We all watched in horror as the current administration announced they would be withdrawing the United States from the Paris Climate Agreement. The President stated that the agreement “imposed wildly unfair environmental standards on American businesses and workers”. While this action drew the President support from the Republican Party it drew skepticism and criticism from political leaders, business executives and other world leaders. In an attempt to save face the President made phone contact with world leaders to show support for the Trans-Atlantic Alliance and show that the administration remains committed to protecting the environment. Soon after the announcement of the withdrawal France, Germany and Italy issued statements indicating that the Paris Climate Accord is “irreversible and could not be renegotiated”.
The agreement and the work supporting a better planet will continue to move forward but there are a few areas where the American presence will be missed. Within the United Nations Framework Convention on Climate Change (UNFCCC) the U.S. Served a prominent role in the negotiation process and the tracking of pledges. The U.S. science, climate data and analytics have also been very pivotal and a important contribution to the science-based decision making within the pact. The U.S. withdrawal will make room for a power jostle within the pact. China, the European Union, India, and Brazil are all open to the jostle for leadership and influence. Smaller developing countries that agreed to the pact in the hopes that they would be able to reduce their emissions while growing their economy may begin to withdraw. With the U.S. withdrawal goes the $3 billion in aid pledged to poorer countries. The allure to continue the agreement may not seem as hopeful as it once was.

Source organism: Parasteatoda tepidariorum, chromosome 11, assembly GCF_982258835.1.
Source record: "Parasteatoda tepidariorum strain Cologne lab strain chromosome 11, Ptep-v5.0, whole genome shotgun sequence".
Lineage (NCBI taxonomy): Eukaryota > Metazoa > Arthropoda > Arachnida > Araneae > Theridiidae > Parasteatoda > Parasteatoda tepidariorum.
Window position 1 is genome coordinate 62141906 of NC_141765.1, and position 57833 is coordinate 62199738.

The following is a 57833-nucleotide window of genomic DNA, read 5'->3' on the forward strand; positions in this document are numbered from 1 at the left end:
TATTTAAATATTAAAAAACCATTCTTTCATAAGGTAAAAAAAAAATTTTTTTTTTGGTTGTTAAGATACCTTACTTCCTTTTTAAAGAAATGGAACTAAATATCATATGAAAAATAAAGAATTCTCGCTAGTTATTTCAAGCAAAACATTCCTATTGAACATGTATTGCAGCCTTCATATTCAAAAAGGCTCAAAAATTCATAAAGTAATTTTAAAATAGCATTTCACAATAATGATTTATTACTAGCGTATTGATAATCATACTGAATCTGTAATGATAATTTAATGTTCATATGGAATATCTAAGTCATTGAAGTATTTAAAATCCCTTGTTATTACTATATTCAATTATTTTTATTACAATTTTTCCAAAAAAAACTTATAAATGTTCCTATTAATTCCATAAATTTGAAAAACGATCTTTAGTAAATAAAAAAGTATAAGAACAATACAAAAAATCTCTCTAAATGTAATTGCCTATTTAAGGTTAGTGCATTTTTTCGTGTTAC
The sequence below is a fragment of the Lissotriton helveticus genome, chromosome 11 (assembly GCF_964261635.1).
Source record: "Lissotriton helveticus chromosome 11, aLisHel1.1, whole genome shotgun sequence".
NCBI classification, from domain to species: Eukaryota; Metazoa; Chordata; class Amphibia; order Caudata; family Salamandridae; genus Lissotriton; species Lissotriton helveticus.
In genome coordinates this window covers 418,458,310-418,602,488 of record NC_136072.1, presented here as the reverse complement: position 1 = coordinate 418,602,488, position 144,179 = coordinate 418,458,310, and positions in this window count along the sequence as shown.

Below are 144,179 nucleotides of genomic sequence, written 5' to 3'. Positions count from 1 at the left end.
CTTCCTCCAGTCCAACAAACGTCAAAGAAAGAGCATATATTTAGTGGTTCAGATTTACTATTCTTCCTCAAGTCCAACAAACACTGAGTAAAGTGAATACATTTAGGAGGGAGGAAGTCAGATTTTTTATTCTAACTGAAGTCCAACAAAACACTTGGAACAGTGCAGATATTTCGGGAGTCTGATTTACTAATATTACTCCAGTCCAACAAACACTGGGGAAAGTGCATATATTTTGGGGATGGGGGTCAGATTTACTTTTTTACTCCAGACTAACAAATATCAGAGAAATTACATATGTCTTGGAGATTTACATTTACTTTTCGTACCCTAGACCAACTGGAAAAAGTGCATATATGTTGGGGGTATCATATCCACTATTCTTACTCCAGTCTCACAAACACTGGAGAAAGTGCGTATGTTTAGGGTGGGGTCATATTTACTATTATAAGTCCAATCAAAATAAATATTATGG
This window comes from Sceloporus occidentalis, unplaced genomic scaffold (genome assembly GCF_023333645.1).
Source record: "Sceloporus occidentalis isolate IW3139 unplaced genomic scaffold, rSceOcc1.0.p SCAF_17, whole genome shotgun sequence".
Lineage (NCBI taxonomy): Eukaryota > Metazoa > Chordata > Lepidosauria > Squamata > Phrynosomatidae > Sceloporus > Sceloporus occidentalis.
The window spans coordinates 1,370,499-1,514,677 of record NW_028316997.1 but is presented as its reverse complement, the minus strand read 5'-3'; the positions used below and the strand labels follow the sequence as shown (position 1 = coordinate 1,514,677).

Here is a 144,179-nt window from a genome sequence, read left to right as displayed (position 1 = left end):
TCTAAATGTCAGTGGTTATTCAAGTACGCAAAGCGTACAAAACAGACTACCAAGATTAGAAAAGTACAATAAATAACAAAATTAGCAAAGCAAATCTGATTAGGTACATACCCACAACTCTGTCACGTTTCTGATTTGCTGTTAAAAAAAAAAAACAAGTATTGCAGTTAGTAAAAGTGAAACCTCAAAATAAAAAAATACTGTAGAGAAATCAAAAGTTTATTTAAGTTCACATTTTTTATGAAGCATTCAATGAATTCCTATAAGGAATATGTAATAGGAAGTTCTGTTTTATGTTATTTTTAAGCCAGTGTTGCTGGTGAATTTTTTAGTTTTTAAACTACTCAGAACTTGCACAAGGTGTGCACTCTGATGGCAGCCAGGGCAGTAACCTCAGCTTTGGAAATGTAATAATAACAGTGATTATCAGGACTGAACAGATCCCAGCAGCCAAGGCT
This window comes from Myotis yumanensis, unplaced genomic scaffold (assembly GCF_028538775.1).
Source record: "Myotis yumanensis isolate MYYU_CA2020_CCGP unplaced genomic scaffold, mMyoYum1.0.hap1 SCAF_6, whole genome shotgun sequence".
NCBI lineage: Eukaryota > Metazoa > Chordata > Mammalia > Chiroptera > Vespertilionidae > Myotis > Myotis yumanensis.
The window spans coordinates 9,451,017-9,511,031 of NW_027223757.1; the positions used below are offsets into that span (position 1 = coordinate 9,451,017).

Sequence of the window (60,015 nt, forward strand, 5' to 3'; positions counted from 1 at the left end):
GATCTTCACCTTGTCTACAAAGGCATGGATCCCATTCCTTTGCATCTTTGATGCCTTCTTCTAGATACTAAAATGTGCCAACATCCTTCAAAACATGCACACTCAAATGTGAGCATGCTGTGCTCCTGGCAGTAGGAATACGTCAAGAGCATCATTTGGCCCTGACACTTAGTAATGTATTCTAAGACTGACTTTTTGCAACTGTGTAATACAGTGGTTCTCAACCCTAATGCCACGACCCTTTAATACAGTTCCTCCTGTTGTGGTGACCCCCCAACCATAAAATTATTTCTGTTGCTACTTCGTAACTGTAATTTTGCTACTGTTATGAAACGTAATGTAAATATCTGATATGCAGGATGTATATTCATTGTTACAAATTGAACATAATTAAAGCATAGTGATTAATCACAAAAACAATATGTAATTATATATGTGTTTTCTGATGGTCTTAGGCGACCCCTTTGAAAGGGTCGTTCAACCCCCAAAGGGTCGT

While the world may not have been rocked by this announcement (chances are they expected it from months of campaign trail promises) the American public has had their hopes dashed. The response has not been a negative attitude or filled with hate. It has brought the states, cities, and corporations together under one accord. The pledge is to continue the work of the U.S. pledge to the Paris Agreement. Elon Musk of Tesla, Jeffery Immelt of General Electric and Lloyd Blankfein of Goldman Sachs agree that the decision to withdraw will ultimately do damage to our economy by “ceding the jobs of the future in clean energy and technology to overseas competitors”. I.B.M. Has reaffirmed their support for the Paris Agreement through a press release where they stated “This agreement requires all participating countries to put forward their best efforts on climate change as determined by each country””. “I.B.M. believes that it is easier to lead outcomes by being at the table, as a participant in the agreement, rather than from outside it”.
Corporations like I.B.M. Goldman Sachs, Tesla, Nike, Unilever, Levi Strauss and Co., Starbucks, Hilton, L’Oreal, and North Face and nearly 600 others all urged the President to uphold the Agreement. Some of these same companies have now signed America’s Pledge. America’s Pledge is led by Bloomberg Philanthropies. The Pledge began with an open letter to the world acknowledging that even though the Federal government has pulled the U.S. from the Paris Agreement the whole of America still remains committed to the pact and the changes needed. The letter also served as a reminder to the American people that the commitment to the pact “is not up to the Federal government. It is up to all of us”.